An absolutely key way that we can reduce stress in the run up to exams is to help our pupils to feel in control academically. One of the factors that drives exam stress is either not knowing what to expect or feeling underprepared.

We can’t do our pupils’ revision for them but we can provide them with the information they need to structure their revision, suggest some effective ways of revising and help them to prioritise what to spend their time on, whether that’s exam technique or particular areas of the syllabus. We can also offer our support and input when our pupils are developing their revision timetables.

Helping pupils to understand where their quick wins will be and also discouraging them from spending too much time on areas which they know well (this is a common tendency) can be really helpful.

Think too about the avenues of support that your pupils can access if they need academic support and ensure all pupils know how to access support.

Questions you could explore with your pupils include:

  • How can I revise effectively?

  • What can I expect on the day of the exam?

  • Which areas of the syllabus do I need to focus on?

  • How can I get help if I need it?

Healthy coping strategies

Supporting your pupils to identify a few strategies that they can use when necessary to help them to feel calmer and in control can be an incredibly useful exercise.

Different people will find different things helpful but things like simple breathing techniques, visualising a place where we feel calm and safe, listening to calming music, going for a walk or engaging in a sport or hobby we enjoy can all be great stress-busters.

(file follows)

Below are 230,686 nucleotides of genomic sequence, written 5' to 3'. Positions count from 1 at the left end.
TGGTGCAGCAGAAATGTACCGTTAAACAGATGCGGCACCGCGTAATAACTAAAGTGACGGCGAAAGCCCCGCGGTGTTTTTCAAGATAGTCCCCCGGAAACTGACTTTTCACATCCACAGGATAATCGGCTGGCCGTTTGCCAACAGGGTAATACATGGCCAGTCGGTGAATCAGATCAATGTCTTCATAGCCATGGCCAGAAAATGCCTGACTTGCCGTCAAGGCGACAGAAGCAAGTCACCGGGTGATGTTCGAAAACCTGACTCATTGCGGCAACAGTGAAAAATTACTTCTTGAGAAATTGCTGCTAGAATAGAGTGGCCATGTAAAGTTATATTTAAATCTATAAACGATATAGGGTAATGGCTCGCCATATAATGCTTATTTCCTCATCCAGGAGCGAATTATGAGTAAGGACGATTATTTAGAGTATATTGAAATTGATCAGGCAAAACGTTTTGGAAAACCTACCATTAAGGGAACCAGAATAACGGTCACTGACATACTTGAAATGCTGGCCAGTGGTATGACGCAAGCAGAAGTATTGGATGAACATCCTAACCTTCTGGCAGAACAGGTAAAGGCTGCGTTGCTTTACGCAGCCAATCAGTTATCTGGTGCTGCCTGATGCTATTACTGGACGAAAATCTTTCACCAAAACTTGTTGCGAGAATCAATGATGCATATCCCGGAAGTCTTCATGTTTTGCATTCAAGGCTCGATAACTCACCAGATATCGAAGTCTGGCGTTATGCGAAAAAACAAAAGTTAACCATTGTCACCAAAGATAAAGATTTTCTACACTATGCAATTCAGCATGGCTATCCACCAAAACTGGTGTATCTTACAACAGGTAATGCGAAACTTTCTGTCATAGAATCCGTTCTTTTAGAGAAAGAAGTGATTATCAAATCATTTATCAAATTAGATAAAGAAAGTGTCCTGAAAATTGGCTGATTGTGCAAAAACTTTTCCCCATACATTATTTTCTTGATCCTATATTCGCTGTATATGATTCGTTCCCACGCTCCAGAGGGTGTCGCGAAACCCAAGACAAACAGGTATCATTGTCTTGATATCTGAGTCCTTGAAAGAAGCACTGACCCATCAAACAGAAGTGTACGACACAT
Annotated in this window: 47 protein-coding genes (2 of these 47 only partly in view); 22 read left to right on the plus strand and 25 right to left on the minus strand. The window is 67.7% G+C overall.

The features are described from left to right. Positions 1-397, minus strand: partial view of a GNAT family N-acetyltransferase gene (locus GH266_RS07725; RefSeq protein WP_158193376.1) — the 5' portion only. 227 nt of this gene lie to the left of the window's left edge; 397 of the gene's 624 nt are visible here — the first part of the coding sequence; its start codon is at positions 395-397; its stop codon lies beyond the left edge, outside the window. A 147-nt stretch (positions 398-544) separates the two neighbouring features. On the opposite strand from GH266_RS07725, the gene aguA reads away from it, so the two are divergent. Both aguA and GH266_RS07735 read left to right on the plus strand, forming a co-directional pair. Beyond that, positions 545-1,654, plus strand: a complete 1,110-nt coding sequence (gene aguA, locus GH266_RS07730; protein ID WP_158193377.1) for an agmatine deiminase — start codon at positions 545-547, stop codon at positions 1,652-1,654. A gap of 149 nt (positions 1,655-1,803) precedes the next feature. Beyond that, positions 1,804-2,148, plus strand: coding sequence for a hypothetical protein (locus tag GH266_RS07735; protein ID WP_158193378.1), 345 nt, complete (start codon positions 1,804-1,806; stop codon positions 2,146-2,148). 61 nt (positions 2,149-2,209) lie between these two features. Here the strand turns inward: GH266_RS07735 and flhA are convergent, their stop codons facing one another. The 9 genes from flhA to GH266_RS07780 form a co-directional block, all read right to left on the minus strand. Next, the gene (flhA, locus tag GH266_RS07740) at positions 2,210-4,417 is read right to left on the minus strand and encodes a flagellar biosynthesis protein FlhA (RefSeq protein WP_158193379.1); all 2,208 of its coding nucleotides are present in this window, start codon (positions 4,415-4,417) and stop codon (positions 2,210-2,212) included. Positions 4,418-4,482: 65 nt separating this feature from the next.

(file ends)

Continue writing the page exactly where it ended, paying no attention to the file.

Encourage your pupils to recognise the value of these activities and to build them into their revision timetable. Down-time and taking time to allow ourselves to reset and become calmer will enable us to study harder and remember more when we do sit down to study.

Questions you could explore with your pupils include:

  • What healthy coping strategies work for you?

  • What do you enjoy doing?

  • Should you build these things into your timetable?

Additional support

For some pupils, their stress and anxiety goes far beyond what is healthy. If you are concerned that a pupil’s stress is having a significant impact on their day-to-day life – and has done so for more than a few days – then either escalate your concerns or sit down with the pupil and explore what support might help.

Some pupils may require a referral to your school counsellor or to specialist services. However, for most pupils, scaffolded support in the run up to exams can keep their stress to within healthy limits; and the skills they learn to help them manage exam stress can be a great asset to them when they face other stressors in the future.

Dr Pooky Knightsmith is a passionate ambassador for mental health, wellbeing and PSHE. Her work is backed up both by a PhD in child and adolescent mental health and her own lived experience of PTSD, anorexia, self-harm, anxiety and depression. To read her previous articles in SecEd, go to You can contact Pooky via

You might also like this video with ideas for reducing exam stress aimed at parents and school staff: